- File Size: 19630 KB
- Print Length: 336 pages
- Publisher: Zenith Press; First edition (May 15, 2012)
- Publication Date: May 15, 2012
- Sold by: Amazon Digital Services LLC
- Language: English
- ASIN: B0085WLDY2
- Text-to-Speech: Enabled
- Word Wise: Enabled
- Lending: Not Enabled
- Amazon Best Sellers Rank: #218,003 Paid in Kindle Store (See Top 100 Paid in Kindle Store)
|Digital List Price:||$23.00|
|Print List Price:||$22.99|
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The Me 262 Stormbird: From the Pilots Who Flew, Fought, and Survived It Kindle Edition
|Length: 336 pages||Word Wise: Enabled||Enhanced Typesetting: Enabled|
|Page Flip: Enabled||
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Top customer reviews
A very thoroughly researched book which includes aircraft serial numbers as they relate to numerous accidents and shootdowns of operational planes. This level of documentation allowed chroniclers to determine who shot down who and even arrange face to face meetings between some of the former combatants which are truly eye opening. Descriptions of the behind the scenes political dynamics affecting the development and deployment of this revolutionary jet are especially fascinating.
The real payoff with this book is the unprecedented glimpse into the daily operational life of elite Luftwaffe jet aces, told in their own words, as they struggled against impossible odds and the loss of so many comrades. This is a must read for WW II buffs who are looking for an authoritative and comprehensive history of the first operational jet fighter.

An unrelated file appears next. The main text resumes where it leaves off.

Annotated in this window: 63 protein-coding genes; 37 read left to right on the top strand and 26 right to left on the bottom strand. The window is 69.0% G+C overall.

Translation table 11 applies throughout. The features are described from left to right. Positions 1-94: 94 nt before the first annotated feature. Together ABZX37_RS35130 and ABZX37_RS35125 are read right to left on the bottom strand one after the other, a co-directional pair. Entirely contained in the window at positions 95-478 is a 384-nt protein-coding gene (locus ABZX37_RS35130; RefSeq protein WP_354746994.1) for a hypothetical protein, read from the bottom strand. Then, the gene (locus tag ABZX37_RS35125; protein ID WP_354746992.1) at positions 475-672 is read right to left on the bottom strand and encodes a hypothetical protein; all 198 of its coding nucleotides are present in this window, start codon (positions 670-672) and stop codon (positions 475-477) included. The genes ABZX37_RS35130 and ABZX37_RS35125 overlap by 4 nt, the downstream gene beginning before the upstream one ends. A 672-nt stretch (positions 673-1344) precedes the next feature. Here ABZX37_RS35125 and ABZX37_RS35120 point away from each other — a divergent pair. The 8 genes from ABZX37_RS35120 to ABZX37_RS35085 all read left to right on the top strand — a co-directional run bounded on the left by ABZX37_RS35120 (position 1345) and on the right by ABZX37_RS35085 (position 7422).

The Me 262 was a remarkable aircraft, it was the first operation jet fighter and was developed by the Germans during WWII when they were under incredible strain. After the war with far greater resources at their disposal it would take the US and the Soviets five years to build axial flow jets with swept wings like the Me 262. However, the Me 262 was incredibly unreliable with engines that lasted on average 10 hours and flamed out if the throttle was moved in any way but very gently. The Me 262 also had R4M rockets which were remarkably destructive but again, only when they worked. The electrical systems on the plane were also incredibly fragile. In addition while the 262 was almost unbeatable once it was flying comfortably it was also very vulnerable on take off and landing.The 262 was also flown against incredible odds. It was common for 50 to 1 or 100 to 1 to be the ratio of German aircraft to Allied aircraft when it was in service.
The book’s chapters on development are really interesting and discuss why a number of senior German officials didn’t fully support the program. While the Me 262 was an eventual success it wasn’t clear it always would have been. The book also discusses what would have happened if the Germans had brought the plane into service a year earlier and in numbers. It could, potentially have halted the Allied bombing campaign and possibly lengthened the war. The possibility that this would have resulted in Atomic Weapons being used against Germany is not discussed.
The chapters of the book on the operational use of the Me 262 are definitely interesting initially but become repetitive. The book also seems to collate information available in other books, however it provides an informative and interesting summary on the Kindle. The book also has a short interesting discussion on how the Allies scoured Germany for pilots and Me 262s after the war in order to strengthen their own militaries.
It’s a good book on a fascinating subject. It could have done with better editing. There are some really poor sentences in the book. The book is also padded with Me 262 pilot records that would be better just be kept online somewhere. But overall the book is an interesting account of the development of an incredible fighter and its operational history.
I would like to have had more discussion about the technical aspects of it and understanding of the pilot's dilemmas of fighting a war that was already lost and most of the people knew that made no sense anymore.
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